Rhode Island’s public sector last year had more than $21 billion in total debt and other financial liabilities, including pension and retiree health benefits, according to a report from the state’s Public Finance Management Board.
The Rhode Island Debt Affordability Study found the state, its quasi public agencies and municipalities are generally within acceptable debt levels — with some notable exceptions.
“At the state level, the debt of Rhode Island and its Quasi-Public agencies is generally affordable and within acceptable levels,” the report concluded. “The debt and pension liabilities of the State of Rhode Island are somewhat higher than national medians but have trended downward in recent decades, and are currently manageable.”
The debt facing Rhode Island’s 39 cities and towns, on the other hand, “vary greatly,” it said. “Even when pension, [Other Post Employment Benefits] and overlapping liabilities from local districts are included, some municipalities enjoy very low liability burdens. The liabilities in some other municipalities are very high.”
This is the second time the Management Board has taken a broad look at Rhode Island public sector debt and the first time the study has included pension and Other Post Employment Benefits (OPEB) in its calculations.
As it was in the earlier 2017 report, two municipalities — Providence and Woonsocket — exceeded the Board’s recommended 3% debt to assessed property value limit. Woonsocket’s debt was 7.3% of assessed value, down from 10% in the 2017 report. Providence’s debt was 3.7%, down from 4.4% in 2017.
Six exceeded the recommended 9.2% overall debt, pension and OPEB liability to assessed value limit: Woonsocket: 26.6%; Providence: 26.6%; Pawtucket: 25.6%; Johnston: 19.9%; West Warwick: 14.1% and Central Falls: 13.8%.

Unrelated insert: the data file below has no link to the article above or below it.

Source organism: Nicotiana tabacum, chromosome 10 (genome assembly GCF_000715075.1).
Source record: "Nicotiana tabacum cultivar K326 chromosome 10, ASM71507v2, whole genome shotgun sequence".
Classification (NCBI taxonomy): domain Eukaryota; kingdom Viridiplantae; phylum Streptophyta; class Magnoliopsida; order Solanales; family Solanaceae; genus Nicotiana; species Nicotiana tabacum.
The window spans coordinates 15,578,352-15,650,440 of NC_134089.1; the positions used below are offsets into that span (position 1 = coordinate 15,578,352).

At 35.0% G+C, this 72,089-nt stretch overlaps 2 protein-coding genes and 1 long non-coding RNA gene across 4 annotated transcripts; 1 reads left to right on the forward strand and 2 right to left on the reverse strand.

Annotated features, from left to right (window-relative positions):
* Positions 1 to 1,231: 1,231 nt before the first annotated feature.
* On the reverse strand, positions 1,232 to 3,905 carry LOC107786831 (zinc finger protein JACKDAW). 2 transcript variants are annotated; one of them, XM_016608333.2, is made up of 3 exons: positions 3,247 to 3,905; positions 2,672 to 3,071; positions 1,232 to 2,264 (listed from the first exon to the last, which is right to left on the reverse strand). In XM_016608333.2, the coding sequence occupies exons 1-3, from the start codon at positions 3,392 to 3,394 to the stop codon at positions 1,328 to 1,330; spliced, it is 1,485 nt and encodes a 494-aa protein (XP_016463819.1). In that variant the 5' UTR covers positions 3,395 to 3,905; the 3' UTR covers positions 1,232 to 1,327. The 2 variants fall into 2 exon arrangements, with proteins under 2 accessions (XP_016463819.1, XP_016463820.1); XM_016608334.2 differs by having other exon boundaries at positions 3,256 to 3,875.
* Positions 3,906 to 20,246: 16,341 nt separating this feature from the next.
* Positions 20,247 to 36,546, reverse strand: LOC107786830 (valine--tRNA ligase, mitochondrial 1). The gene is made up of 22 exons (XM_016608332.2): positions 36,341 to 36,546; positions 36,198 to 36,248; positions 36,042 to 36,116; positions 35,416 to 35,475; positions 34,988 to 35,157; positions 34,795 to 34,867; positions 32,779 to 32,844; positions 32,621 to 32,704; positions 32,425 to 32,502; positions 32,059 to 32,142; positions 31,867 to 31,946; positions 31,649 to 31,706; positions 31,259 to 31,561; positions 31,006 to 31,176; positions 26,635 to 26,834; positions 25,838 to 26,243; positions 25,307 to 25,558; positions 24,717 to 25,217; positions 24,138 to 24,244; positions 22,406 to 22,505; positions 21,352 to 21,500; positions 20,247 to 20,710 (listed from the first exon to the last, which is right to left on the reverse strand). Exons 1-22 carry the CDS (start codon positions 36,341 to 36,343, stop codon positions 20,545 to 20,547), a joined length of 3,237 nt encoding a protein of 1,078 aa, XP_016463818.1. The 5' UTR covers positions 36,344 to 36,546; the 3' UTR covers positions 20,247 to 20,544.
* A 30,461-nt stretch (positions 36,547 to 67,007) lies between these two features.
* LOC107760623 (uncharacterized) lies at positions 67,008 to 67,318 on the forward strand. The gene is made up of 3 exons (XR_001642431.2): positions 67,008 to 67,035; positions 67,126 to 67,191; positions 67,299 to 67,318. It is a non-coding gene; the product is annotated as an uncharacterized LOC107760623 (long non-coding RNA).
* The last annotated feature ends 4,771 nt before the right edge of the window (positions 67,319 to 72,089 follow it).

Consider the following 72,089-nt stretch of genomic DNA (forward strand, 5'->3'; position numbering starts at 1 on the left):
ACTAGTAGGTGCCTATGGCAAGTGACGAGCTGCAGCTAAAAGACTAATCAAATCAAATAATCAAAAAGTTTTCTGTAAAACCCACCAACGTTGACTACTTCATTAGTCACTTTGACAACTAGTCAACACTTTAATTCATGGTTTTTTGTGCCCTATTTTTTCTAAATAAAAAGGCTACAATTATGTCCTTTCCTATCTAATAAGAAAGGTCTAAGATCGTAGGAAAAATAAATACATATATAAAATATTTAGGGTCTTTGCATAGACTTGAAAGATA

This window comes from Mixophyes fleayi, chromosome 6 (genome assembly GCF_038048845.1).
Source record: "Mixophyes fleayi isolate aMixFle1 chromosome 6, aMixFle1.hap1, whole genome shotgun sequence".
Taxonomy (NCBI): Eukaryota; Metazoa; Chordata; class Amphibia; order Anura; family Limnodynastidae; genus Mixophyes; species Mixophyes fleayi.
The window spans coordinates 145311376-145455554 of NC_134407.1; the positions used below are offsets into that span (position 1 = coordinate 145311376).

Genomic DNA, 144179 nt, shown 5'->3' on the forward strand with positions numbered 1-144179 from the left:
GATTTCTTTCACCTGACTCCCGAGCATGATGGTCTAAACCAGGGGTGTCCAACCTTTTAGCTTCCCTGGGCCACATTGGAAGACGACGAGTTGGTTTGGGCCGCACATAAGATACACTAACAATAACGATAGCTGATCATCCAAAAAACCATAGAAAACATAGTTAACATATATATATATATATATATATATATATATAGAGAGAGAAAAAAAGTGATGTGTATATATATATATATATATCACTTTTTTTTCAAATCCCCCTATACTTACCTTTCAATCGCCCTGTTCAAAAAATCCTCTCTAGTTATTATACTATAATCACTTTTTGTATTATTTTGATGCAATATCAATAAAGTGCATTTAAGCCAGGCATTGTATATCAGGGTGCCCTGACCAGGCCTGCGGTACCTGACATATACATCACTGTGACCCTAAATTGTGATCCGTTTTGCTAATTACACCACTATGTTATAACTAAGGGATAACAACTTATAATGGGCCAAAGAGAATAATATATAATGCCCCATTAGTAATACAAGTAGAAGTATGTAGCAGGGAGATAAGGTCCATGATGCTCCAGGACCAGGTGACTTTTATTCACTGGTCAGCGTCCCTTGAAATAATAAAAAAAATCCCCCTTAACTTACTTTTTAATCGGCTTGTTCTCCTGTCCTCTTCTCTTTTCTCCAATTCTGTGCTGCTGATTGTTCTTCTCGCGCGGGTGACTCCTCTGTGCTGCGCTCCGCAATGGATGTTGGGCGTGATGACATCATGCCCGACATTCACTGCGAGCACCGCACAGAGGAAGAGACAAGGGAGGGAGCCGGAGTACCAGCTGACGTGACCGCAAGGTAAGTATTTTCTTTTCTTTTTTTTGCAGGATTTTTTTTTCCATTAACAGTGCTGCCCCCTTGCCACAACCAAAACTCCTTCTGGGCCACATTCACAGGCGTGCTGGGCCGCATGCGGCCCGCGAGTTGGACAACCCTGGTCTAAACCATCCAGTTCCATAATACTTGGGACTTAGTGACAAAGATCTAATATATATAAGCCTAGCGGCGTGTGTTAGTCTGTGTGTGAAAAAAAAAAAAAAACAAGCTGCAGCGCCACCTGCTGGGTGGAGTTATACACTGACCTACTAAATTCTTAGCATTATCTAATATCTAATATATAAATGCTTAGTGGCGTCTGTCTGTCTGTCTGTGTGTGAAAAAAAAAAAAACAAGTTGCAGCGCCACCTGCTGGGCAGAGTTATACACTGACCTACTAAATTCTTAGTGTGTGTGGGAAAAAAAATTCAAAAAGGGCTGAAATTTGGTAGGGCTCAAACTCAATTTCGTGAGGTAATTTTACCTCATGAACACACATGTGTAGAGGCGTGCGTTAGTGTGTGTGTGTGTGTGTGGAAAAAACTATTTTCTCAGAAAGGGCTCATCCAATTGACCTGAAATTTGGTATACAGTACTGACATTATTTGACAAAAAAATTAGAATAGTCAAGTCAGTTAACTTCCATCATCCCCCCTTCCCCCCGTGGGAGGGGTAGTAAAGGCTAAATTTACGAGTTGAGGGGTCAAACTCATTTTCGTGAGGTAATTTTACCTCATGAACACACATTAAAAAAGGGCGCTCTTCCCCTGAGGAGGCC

At the end of June 2018, Rhode Island state government debt payments made up 6% of general revenue, down from 6.1% two years earlier. (The Public Finance Management Board recommends a 7% limit.)
Tax supported debt as a share of resident personal income, however, rose to 3.96% last year, basically at the 4% recommended limit. It was from 3.4% in mid-2016.
” Read Also : Library of Congress Books Being Donated to Local Libraries ”
Using slightly different numbers from ratings agency Moody’s, the report said Rhode Island debt service accounted for the 18th highest share of state revenue in the country. Connecticut was first and Massachusetts second.
Only 11 states had a higher to debt to personal income ratio than Rhode Island. Hawaii’s was the highest, followed by Massachusetts and Connecticut.
“Rhode Island must continue its commitment to making critical investments in infrastructure projects that create good jobs that protect the health and wellness of our residents,” Rhode Island General Treasurer Seth Magaziner said in a release accompanying the report. “We must also ensure that we borrow within our means.”